Prakash Jha bats for gender equality, laments low representation of women in film industry

Spread the love

Prakash Jha bats for gender equality, laments low representation of women in film industry

Panaji, Feb 10 (IANS) At a time when whispers of sexual harassment in Hollywood have turned into thunderous protests under the #metoo banner, noted Indian filmmaker Prakash Jha has come forward to bat for gender equality in Indian film industry. Speaking at the “Difficult Dialogues” here, Jha lamented the low number of women in Bollywood and dubbed it “the tragedy of our times”.

The session titled “Portrayal of Gender in Cinema” was one of the highlights of the the two-day long annual conference that, in its third edition, seeks to throw light on the theme “Gender Equality: For Everyone’s Benefit?” Setting the record straight, founding director and CEO of Difficult Dialogues, Surina Narula, also the moderator for the first session, reflected on the fact that films have played a crucial role in all of our lives and, therefore, it becomes acecrucial to examine them”.

Jha, the only male on the panel, was interrupted by Narula, who questioned his depiction of Katrina Kaif in “Rajneeti”. Notably, Kaif comes across as a submissive woman in the film and ends up following the stereotypical moorings that her family demands.

“It is difficult to analyse every character because they are reflective of your studies and observations. So they may not be all powerful women simply because we do not have many powerful women in the society. What I want to say is the way we see women in real life gets reflected in the cinema that we make,” Jha responded.

He then went on to cite “four-gazes” that plague the film industry. Referring to the combination as “male gazes”, Jha said that the portrayal of the ideal woman in cinema is from the “male perspective”. The first problem, according to Jha, is the male point of view which is inherent in the stories that are told through cinema. The second is the gaze of the camera and all that it reveals about the woman to the audience; the third is the male character’s response to the woman on screen and lastly, the response of the men in the audience to the woman on the screen.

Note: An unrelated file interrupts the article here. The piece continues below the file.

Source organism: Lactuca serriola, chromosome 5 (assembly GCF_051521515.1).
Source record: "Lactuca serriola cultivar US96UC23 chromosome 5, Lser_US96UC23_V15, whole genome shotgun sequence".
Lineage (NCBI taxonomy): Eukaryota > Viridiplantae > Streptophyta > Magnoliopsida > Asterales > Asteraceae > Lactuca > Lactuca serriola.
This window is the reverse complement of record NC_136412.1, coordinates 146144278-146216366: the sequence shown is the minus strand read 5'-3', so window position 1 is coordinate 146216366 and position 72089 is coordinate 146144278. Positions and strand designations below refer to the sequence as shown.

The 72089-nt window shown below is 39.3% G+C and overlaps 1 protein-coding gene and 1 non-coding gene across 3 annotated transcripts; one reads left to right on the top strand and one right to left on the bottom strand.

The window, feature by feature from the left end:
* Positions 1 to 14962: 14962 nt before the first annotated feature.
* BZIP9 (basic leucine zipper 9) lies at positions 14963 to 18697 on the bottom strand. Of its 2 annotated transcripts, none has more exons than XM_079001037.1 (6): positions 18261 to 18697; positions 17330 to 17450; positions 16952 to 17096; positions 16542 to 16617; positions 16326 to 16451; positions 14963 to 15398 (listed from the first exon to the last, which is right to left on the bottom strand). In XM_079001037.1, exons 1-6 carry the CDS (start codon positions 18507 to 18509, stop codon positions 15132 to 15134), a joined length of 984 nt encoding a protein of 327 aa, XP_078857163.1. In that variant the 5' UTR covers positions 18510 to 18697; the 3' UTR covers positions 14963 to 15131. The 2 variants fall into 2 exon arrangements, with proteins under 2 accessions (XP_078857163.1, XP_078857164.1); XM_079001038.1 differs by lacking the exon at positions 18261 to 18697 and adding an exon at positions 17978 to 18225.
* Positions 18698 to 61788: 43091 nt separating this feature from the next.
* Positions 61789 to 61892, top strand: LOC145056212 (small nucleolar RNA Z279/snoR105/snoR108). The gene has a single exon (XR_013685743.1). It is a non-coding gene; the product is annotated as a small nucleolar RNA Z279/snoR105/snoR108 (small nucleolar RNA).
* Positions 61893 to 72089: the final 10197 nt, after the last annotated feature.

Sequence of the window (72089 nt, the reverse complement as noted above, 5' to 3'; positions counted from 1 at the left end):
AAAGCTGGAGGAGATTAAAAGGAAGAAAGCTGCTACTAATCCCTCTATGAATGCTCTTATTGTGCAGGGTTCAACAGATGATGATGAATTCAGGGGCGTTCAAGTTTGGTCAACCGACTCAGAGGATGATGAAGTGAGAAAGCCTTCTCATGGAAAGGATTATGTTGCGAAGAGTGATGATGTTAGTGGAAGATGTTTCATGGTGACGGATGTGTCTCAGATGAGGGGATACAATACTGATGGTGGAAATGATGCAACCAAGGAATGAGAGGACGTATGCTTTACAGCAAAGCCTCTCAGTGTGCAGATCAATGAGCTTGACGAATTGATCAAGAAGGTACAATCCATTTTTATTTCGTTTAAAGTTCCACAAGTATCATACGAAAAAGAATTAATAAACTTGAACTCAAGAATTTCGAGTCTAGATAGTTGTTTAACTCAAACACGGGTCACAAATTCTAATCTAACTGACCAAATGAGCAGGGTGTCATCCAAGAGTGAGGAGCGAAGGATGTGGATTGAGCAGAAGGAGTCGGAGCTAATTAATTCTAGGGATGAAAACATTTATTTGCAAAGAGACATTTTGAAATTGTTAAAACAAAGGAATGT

Jha said that all of these factors ultimately culminate into the influence that cinema may have on gender equality. He also lamented the abysmally low ratio of women in the Indian film industry and pointed out that their voices are, therefore, not being heard.

“One has to understand how small the representation of women in cinema is. Every aspect of filmmaking, from the stories to the camera and on to direction, is dominated by the males,” he contended. He also said that he feels “responsible towards women and girl children because I know how badly we treat them”.

“Given the opportunity, girls will excel at every stage of filmmaking but they are not given the opportunity. The whole conditioning of the woman is dominated by the fact that she has to serve the male well. That is the tragedy of our times,” he regretted.

Jha further maintained that as a filmmaker he has a responsibility to tell a good story and this comprise of “good characters, good morality and at the same time entertainment”. It is my responsibility to keep doing little things and I try to do it through my characters,” he said.

Jha contended that it is the “finest time” for Indian cinema where there is an audience for every kind of cinema. “Even a simple story, well told finds audiences — thanks to multiplexes,” he maintained.

Film scholar and writer Shohini Ghosh said that even as there is no concrete academic research to suggest that the behaviour of society is shaped by the films they watch, there are surely consequences of cinema. “But these consequences are not predictable in any way. There is no way that one can assess the consequences of a movie, the only people who sense it are those in the censor board and they never get it right,” said Ghosh.

Jesus and Merry College professor Amrita Bhalla pointed out that on the personal level, her life has been influenced by cinema in a big way. “The image of the woman before marriage and after marriage (when she acquires the Pati Parmeshwar syndrome) is largely influenced by cinema,” she said. However, she also pointed out that Indian cinema has definitely come a long way as recent movies like “Queen” present counter narratives.

Several heated as well as significant discussions on the issue of “Gender Equality” are slotted to take place here until Sunday. “#Metoo – The Missing Conversation” and “Beyond #MeToo – How You Can Start Real Conversations To Dismantle Patriarchy” are two much anticipated sessions on Sunday.

Spread the love